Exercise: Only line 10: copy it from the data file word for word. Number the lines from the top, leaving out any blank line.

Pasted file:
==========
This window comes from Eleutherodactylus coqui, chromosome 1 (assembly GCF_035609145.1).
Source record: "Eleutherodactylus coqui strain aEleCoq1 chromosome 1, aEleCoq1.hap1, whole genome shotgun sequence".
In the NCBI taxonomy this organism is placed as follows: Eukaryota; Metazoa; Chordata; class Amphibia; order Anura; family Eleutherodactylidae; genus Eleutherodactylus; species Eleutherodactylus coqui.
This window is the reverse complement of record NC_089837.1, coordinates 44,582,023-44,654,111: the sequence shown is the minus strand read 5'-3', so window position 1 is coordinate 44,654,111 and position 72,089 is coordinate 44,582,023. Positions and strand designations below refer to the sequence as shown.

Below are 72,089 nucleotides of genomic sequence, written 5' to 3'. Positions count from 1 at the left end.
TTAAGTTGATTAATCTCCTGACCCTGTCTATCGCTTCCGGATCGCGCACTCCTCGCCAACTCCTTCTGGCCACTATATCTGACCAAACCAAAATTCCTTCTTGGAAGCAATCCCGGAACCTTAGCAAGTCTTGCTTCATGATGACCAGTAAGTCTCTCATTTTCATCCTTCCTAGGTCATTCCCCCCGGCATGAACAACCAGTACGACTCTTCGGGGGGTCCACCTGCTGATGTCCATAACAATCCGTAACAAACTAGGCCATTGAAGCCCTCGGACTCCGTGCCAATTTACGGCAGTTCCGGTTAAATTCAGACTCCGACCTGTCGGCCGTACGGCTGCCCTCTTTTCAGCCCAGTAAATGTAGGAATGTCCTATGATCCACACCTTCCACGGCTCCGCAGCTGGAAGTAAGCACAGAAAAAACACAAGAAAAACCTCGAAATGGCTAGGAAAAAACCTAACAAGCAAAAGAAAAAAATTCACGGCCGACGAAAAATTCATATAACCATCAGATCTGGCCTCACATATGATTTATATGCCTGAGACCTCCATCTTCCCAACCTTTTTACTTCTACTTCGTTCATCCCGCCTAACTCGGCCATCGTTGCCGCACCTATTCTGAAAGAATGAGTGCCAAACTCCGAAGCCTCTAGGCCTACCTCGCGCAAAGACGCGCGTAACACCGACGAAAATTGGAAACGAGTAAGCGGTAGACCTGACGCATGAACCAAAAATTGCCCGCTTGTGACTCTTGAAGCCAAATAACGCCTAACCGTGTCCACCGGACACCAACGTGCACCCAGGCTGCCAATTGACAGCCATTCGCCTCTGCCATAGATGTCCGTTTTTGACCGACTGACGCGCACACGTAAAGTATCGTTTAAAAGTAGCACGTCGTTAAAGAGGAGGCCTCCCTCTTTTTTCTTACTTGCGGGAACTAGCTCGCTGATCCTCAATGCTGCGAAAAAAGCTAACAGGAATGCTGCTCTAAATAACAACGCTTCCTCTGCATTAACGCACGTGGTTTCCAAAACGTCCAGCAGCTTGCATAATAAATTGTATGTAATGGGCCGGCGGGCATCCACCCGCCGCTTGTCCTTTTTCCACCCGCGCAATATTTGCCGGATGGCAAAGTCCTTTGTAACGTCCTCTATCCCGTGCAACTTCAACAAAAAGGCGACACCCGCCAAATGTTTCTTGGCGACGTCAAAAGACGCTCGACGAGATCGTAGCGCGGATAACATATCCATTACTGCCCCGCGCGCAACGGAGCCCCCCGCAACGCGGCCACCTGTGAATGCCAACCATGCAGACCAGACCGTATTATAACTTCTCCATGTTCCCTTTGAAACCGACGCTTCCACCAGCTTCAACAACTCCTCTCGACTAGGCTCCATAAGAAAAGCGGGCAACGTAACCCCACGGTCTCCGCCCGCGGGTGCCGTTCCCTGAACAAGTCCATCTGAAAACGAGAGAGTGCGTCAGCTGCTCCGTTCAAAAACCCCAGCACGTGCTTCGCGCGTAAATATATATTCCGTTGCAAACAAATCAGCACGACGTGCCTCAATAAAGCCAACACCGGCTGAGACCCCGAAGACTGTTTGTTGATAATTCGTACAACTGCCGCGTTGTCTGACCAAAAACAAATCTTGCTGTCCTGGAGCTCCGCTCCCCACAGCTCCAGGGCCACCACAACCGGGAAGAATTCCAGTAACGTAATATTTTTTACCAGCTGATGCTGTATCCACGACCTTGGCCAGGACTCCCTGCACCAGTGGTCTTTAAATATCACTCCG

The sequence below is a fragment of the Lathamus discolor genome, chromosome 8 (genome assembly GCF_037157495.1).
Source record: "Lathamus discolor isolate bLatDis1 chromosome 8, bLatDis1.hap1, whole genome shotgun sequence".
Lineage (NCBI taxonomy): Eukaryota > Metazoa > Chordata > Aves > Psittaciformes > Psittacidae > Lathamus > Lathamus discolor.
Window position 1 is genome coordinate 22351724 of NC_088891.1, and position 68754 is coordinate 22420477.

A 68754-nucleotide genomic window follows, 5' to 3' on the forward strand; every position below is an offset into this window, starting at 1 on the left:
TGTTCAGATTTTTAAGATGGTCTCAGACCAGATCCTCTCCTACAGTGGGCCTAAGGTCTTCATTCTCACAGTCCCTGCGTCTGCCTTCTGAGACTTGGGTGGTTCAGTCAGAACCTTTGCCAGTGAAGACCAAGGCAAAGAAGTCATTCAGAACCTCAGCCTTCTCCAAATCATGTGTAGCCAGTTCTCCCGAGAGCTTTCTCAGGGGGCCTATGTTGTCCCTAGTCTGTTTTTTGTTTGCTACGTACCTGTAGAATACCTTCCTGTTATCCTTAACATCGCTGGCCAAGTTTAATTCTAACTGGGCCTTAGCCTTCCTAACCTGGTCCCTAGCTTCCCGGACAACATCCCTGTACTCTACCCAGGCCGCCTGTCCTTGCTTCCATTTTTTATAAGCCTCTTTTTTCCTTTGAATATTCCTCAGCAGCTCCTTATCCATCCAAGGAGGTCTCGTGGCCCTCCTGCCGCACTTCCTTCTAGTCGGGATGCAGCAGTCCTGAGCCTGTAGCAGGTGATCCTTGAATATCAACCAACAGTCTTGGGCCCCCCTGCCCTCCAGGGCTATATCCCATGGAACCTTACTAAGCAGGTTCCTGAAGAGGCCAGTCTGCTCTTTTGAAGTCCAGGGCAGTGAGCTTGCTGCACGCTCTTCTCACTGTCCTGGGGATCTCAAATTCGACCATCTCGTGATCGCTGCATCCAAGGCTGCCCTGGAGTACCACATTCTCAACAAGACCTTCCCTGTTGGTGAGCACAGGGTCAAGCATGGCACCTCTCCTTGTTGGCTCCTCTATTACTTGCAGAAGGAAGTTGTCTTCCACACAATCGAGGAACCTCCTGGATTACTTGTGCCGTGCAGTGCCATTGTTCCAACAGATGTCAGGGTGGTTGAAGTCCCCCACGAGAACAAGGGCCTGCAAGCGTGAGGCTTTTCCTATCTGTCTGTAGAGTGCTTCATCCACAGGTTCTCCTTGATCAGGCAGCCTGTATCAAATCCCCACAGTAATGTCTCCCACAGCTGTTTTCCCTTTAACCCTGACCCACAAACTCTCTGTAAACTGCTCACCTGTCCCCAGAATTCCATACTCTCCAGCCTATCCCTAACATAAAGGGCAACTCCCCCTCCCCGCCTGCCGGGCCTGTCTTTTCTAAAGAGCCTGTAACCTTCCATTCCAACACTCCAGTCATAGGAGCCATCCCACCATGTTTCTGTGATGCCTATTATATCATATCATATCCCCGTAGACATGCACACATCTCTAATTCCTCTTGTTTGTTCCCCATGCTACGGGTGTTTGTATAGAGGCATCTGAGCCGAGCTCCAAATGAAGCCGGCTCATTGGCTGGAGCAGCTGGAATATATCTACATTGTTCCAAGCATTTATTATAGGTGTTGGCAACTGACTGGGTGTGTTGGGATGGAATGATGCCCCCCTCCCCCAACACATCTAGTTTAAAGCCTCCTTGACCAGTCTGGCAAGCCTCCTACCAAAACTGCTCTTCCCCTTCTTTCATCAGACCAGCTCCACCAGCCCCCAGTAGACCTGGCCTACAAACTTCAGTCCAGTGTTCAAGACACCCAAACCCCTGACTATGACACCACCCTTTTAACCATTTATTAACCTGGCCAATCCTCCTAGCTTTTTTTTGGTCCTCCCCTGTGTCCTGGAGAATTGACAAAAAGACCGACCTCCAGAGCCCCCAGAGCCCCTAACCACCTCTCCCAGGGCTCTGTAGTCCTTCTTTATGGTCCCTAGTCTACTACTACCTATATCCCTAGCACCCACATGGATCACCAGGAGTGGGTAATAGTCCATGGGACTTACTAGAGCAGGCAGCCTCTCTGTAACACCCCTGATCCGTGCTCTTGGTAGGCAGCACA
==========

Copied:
Window position 1 is genome coordinate 22351724 of NC_088891.1, and position 68754 is coordinate 22420477.